Janis Ian, another major star from the past, was there to accept a Grammy. Ian called it a "big upset" when she beat first lady Michelle Obama, former President Bill Clinton, Ellen DeGeneres and Rachel Maddow in the best spoken word category. "I keep thinking there must be a punchline here," Ian joked. "An ex-president and the first lady and three lesbians walk into a bar." Ian won for narrating "Society's Child: My Autobiography."
It was just her second Grammy after nine nominations in eight different categories. "I made a choice to be a songwriter and not be part of the circus all the time. I don't do popular music because that's not what I'm good at," Ian said backstage.
Bonnie Raitt was there to get her 10th Grammy, the latest for best Americana album given for "Slipstream." "I didn't expect this," Raitt said. "I have enough."
Jazz legend Pat Metheny took home his 20th Grammy out of 36 nominated. The latest for best jazz instrumental album, given to him for "Unity Band."
Esperanza Spalding, the bass-playing jazz singer whose best new artist win upset Justin Bieber fans two years ago, was present to win two more Grammys in the pre-telecast. Spalding, 28, won for best instrumental arrangement accompanying vocalists and for best jazz vocal album for "Radio Music Society."
Drake, whom Spalding also beat two years ago for best new artist, may now wish he had been there because the rapper was awarded his first Grammy after 13 nominations. Then again, he also lost twice Sunday when Jay-Z and Kanye West beat him in the best rap song and best rap performance categories.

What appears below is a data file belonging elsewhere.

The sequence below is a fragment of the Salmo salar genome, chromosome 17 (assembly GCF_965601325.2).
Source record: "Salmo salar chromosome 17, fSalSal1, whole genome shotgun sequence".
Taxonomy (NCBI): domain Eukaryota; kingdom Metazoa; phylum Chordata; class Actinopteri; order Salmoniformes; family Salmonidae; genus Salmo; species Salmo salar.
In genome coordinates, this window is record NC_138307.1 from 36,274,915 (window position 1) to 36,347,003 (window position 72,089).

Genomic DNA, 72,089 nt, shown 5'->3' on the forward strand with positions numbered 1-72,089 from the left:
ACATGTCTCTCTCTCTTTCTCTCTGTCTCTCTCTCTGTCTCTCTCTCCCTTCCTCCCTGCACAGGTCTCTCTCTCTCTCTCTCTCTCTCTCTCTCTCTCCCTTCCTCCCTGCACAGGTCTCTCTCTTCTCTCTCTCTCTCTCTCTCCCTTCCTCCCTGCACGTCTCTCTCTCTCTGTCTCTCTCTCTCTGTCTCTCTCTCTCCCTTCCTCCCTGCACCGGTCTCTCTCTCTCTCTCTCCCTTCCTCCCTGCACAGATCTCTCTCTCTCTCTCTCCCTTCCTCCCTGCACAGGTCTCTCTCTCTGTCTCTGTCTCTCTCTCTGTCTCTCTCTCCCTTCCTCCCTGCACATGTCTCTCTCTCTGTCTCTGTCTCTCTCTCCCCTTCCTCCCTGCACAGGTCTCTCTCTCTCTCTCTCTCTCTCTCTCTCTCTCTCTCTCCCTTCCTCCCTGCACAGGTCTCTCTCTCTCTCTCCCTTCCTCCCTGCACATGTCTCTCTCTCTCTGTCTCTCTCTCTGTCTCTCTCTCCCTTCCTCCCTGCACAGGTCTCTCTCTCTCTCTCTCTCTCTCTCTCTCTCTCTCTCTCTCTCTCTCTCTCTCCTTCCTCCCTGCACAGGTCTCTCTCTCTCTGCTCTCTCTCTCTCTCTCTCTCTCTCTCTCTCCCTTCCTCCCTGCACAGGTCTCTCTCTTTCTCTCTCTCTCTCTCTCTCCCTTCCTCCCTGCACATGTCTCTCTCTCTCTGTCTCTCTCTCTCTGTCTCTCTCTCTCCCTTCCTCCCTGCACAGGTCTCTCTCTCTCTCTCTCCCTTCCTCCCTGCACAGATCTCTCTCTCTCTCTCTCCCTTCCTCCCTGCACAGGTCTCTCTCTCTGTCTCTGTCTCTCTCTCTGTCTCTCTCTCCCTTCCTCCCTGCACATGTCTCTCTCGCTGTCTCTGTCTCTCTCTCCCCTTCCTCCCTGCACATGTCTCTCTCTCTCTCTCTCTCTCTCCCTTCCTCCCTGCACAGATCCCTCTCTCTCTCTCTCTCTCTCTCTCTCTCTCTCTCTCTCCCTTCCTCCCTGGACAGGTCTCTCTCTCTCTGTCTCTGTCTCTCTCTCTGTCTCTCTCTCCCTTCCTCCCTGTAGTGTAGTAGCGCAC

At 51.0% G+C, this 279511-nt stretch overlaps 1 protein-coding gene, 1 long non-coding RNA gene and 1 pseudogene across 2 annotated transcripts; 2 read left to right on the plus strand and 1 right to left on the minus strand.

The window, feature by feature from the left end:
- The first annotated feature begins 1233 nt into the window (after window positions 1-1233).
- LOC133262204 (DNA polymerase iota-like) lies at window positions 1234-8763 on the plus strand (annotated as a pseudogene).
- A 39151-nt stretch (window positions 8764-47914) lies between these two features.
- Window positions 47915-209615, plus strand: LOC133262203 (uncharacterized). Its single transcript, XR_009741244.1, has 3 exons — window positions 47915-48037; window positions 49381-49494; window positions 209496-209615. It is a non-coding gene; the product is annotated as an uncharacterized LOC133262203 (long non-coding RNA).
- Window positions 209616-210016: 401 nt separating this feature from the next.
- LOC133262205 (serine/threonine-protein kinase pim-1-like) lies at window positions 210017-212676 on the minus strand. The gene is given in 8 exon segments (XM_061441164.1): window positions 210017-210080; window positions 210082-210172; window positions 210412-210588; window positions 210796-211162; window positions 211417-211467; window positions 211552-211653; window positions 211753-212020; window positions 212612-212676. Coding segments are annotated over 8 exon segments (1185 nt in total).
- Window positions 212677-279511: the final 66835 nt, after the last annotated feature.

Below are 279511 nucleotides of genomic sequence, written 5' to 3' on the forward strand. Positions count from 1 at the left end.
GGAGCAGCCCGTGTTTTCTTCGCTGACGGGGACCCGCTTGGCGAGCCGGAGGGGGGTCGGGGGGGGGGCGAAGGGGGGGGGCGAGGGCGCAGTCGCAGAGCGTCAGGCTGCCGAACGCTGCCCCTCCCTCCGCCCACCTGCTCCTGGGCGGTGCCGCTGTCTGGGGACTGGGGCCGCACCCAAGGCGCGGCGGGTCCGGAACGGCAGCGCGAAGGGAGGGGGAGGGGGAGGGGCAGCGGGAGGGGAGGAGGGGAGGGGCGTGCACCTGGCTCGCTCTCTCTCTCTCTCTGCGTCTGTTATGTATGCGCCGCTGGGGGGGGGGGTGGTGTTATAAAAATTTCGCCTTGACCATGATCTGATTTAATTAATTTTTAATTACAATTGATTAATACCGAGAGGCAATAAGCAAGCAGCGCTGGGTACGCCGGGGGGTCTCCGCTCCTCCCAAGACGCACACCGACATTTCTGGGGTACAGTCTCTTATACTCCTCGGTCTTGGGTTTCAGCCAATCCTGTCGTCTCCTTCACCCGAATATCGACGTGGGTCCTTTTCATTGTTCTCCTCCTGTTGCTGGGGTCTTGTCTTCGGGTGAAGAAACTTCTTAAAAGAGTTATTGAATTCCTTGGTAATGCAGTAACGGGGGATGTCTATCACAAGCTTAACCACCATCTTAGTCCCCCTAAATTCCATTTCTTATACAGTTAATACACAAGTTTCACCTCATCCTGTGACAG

Paul McCartney was a no-show to pick up his Grammy for best traditional pop vocal album. It was awarded for his "Kisses on the Bottom" album.
While there are plenty of household names announced in the pre-show, it is also the chance for the National Academy of Recording Arts and Sciences to honor people who perform important jobs for the music industry.
For example, Billy Vera won a Grammy for writing the best album notes. He composed the notes for an album of Ray Charles music, "Singular Genius: The Complete ABC Singles."
Fritz Klaetke, the art director for "Woody At 100: The Woody Guthrie Centennial Collection," won a Grammy for producing the best boxed or special limited edition package. While this may seem to be the most unglamorous of all Grammys, Klaetke said the category was important for "recognizing the role packaging design plays in these days of downloaded music."